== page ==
Our neighbourhood was taken over in the summer of 2019 by a mating pair of the “fighter jets” of the bird world. Two Merlin took over an old magpie nest. Watching these falcons rocket around and yell at each other was an entertaining daily occurrence.
Falcons, not hawks
There are five members of the falcon family in Alberta, four of which are found in K-Country. The Peregrine Falcon is mostly absent; it seems to prefer city high-rises to mountain cliffs. Of the four in K-Country, one (the Gyrfalcon) is a winter-only visitor. The smaller American Kestral prefers the eastern part of K-Country, which is more grassy and less forested, as it mostly eats insects.
That leaves the Prairie Falcon and Merlin as the two falcons you’re likely to see in K-Country’s heart. Both are bird killers. Merlins zoom around high in the tree tops – they’re capable of flying 75 km/hr – picking off songbirds in mid-flight. Based on the feathers that drop from their nests, it appears Warblers, Pine Siskins and Juncos are particularly easy targets. They don’t seem to bother hummingbirds, but they make whole areas rather barren of all the Mountain and Boreal chickadees. In cities (Edmonton in particular has a lot of Merlins), they devour House Sparrows like candy. Once upon a time, they were known as Pigeon Hawks, but in truth, pigeons and rock doves are too big for them to take down.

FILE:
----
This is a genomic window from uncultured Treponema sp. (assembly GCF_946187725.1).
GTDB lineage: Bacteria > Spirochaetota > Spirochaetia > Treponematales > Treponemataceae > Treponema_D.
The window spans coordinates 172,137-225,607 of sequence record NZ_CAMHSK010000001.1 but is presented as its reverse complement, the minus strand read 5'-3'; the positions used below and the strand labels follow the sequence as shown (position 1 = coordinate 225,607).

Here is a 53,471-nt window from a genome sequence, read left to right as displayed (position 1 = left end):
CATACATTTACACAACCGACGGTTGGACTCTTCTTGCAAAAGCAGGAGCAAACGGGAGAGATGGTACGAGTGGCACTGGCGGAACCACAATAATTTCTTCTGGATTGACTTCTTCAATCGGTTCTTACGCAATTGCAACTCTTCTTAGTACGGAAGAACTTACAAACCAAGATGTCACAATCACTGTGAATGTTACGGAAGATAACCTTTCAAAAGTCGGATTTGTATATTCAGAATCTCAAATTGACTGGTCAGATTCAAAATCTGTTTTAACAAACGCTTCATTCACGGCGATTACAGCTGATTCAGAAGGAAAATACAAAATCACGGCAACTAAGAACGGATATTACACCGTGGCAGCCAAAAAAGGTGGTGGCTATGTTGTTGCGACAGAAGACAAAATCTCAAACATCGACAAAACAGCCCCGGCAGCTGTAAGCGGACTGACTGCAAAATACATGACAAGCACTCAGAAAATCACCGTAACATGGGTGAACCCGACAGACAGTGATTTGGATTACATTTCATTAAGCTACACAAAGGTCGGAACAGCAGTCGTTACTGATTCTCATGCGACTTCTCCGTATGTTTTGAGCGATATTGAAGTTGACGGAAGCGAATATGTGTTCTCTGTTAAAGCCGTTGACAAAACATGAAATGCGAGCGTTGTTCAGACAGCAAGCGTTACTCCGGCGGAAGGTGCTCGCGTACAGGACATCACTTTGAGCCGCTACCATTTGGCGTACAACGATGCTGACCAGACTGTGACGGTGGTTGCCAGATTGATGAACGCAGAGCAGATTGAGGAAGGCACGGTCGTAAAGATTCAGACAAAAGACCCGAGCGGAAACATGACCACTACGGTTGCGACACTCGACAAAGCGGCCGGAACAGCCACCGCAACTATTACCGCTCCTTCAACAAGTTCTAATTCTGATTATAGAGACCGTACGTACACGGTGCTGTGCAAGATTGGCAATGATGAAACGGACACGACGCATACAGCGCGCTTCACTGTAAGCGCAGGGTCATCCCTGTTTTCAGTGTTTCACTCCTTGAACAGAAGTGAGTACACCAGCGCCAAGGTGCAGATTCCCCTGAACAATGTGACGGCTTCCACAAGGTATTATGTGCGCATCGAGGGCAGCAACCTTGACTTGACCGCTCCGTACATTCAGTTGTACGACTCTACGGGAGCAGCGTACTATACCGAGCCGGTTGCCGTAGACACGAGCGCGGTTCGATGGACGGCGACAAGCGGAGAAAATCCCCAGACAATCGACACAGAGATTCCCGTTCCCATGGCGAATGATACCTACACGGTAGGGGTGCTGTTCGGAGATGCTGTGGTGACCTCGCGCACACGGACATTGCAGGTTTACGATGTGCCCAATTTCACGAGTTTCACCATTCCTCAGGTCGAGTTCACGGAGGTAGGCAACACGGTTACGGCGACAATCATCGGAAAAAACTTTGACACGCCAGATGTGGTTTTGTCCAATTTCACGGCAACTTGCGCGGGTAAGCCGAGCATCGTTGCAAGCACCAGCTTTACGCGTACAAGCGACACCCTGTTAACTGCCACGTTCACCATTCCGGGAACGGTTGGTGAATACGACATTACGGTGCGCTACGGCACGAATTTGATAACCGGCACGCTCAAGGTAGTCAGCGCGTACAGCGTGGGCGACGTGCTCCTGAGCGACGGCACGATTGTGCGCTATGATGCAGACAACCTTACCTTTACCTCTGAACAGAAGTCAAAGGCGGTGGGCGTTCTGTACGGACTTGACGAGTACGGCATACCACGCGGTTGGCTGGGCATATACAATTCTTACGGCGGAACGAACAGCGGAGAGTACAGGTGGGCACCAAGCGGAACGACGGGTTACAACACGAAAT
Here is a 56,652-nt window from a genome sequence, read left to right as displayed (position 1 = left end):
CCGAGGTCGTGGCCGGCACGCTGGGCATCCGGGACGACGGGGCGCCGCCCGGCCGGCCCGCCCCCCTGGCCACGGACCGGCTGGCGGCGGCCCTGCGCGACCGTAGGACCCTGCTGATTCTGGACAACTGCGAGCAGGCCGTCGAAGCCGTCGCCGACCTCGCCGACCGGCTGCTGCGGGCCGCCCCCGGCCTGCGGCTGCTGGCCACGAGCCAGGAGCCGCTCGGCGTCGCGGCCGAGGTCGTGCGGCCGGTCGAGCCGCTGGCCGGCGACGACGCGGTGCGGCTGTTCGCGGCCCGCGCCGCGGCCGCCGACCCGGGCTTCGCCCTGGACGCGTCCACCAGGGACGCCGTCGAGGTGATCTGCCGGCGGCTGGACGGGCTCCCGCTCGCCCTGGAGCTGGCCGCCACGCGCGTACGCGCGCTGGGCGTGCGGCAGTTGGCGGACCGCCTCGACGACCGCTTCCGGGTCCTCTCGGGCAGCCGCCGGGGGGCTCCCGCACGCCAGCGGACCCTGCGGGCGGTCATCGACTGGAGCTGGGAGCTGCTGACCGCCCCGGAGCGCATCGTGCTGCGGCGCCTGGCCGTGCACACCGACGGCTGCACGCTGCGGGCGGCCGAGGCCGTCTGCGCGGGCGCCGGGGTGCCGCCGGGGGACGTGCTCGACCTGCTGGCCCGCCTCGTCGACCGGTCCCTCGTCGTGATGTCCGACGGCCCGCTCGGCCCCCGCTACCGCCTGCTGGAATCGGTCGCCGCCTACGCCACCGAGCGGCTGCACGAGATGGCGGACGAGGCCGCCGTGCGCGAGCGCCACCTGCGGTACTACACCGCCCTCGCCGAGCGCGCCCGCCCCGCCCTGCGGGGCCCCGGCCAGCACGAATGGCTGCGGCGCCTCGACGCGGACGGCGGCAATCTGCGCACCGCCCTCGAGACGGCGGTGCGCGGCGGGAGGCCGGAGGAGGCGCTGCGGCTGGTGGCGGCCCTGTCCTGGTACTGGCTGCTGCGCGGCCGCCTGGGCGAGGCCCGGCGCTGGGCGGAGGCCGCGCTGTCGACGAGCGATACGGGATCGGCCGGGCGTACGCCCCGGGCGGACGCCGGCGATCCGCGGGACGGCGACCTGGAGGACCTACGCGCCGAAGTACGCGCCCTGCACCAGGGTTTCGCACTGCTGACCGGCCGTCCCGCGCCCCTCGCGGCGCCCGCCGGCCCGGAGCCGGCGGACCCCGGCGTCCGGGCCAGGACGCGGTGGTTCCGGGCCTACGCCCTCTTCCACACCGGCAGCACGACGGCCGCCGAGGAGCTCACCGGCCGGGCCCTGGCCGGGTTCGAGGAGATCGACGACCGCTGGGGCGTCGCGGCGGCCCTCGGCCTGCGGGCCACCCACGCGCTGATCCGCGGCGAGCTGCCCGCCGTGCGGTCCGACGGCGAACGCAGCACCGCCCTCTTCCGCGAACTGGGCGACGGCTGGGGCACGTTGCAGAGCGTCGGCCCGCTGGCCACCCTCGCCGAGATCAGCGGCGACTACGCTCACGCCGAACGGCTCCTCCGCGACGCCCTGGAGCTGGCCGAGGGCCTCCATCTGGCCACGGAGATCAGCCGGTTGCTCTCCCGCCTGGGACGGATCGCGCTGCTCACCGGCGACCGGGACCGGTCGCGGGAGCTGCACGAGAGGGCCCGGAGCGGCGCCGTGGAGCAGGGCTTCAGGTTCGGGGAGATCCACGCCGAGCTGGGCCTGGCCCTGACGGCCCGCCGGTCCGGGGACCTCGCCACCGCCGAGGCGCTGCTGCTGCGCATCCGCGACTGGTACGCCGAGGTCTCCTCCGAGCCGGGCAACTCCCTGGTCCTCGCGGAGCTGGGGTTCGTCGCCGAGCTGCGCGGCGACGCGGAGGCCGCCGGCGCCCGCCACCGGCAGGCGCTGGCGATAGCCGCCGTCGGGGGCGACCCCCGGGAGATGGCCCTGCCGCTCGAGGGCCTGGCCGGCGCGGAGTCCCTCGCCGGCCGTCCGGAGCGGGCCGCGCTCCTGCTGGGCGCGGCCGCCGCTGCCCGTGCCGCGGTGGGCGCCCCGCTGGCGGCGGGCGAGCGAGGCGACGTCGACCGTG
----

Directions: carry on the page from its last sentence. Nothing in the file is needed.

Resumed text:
They like old magpie nests and to hollow out Witch’s Brooms. Near the nest, they are seriously noisy. When mom is in the nest, dad is never far away, and they both squawk at each other endlessly. The males and females are different colour and size. The female, which has a brown back and chest stripes, is 20% larger than the blue/gray toned males.
In June, mom is sitting on their nest, though you will see both male and female out regularly. The eggs hatch in early July. They start off being nothing but grey fluffballs with laser-focused eyes and an evil glare. By early August, there are 4-5 baby fighter jets following mom and dad for a while. Though they may have fledged, they are dependent on the parents for almost a month before becoming independant.
Possible winter residents, too
Depending on food availability, they may or may not migrate. Many city Merlins in Alberta seem to do just fine wintering on Bohemian Waxwings and those House Sparrows that never seem to leave. Winter bird density drops in K-Country, so they are less likely to stay.
Meet more of the critters of K-Country here!